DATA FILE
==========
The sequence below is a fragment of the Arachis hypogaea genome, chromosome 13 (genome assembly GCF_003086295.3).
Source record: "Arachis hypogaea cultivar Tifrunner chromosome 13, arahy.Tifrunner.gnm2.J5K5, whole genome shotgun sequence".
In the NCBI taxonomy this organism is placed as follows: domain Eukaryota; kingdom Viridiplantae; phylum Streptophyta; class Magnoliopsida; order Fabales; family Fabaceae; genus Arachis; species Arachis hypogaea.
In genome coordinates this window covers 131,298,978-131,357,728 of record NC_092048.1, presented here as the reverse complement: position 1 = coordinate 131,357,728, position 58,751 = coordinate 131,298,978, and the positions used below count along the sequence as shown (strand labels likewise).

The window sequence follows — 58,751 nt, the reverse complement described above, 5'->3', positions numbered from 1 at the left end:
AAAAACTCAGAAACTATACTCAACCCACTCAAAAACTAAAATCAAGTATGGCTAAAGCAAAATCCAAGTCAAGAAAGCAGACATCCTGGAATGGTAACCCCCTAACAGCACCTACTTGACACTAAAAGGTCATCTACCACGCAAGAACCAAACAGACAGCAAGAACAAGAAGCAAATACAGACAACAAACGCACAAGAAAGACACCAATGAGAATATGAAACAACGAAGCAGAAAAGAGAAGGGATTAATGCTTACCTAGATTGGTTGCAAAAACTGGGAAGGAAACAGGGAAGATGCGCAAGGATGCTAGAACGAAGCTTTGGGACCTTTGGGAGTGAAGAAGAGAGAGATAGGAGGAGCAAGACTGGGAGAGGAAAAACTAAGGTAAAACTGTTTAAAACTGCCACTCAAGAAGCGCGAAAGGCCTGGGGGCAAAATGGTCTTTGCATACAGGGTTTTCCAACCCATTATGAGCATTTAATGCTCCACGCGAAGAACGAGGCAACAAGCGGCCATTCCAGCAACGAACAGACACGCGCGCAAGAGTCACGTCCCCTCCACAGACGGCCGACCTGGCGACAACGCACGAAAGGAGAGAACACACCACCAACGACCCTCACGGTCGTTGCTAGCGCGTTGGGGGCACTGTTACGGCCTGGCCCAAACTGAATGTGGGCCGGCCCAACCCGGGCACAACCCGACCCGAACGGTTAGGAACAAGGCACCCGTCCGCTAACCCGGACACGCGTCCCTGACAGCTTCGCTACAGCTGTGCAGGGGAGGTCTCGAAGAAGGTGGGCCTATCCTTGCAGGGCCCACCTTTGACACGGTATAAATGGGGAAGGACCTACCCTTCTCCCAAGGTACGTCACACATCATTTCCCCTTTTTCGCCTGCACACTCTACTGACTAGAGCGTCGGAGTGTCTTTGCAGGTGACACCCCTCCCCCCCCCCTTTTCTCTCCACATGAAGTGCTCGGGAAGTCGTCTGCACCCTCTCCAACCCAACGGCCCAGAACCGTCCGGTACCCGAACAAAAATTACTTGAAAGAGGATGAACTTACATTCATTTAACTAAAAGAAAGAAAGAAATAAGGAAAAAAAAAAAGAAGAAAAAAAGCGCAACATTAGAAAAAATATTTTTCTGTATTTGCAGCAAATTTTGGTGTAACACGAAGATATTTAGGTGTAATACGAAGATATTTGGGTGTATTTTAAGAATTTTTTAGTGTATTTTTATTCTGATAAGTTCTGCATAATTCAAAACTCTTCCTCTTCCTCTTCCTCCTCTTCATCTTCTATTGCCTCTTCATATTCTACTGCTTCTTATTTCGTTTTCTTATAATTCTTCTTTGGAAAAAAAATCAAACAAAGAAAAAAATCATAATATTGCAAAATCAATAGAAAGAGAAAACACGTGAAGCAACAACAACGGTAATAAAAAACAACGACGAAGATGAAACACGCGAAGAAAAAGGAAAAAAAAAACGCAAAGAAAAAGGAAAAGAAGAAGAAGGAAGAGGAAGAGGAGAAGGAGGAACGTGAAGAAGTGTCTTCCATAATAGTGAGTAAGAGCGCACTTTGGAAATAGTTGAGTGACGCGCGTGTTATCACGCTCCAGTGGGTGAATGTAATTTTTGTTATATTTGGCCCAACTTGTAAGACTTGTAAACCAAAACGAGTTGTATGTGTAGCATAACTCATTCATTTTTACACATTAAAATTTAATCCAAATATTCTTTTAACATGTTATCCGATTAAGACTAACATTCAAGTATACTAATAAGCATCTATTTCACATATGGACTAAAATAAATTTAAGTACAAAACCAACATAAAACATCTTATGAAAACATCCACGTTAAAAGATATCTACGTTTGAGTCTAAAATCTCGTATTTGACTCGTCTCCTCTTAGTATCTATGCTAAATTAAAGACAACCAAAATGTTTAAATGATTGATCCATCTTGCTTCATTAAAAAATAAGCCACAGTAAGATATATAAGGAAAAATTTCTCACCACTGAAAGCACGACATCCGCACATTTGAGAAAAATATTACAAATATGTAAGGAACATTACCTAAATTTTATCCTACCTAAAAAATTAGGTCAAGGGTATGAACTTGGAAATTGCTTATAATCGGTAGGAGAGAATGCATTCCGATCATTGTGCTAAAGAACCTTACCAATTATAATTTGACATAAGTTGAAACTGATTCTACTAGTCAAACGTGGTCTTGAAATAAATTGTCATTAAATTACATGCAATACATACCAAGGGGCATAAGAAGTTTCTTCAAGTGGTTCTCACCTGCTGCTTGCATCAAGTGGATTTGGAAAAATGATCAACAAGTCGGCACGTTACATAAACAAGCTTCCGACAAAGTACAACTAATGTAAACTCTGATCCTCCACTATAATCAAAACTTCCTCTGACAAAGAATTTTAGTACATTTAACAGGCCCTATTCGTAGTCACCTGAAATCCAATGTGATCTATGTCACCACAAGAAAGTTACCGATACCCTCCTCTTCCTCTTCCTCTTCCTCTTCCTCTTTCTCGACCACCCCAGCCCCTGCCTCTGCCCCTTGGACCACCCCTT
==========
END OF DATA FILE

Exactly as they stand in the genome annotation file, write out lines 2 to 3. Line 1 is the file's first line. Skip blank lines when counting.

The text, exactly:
Source record: "Arachis hypogaea cultivar Tifrunner chromosome 13, arahy.Tifrunner.gnm2.J5K5, whole genome shotgun sequence".
In the NCBI taxonomy this organism is placed as follows: domain Eukaryota; kingdom Viridiplantae; phylum Streptophyta; class Magnoliopsida; order Fabales; family Fabaceae; genus Arachis; species Arachis hypogaea.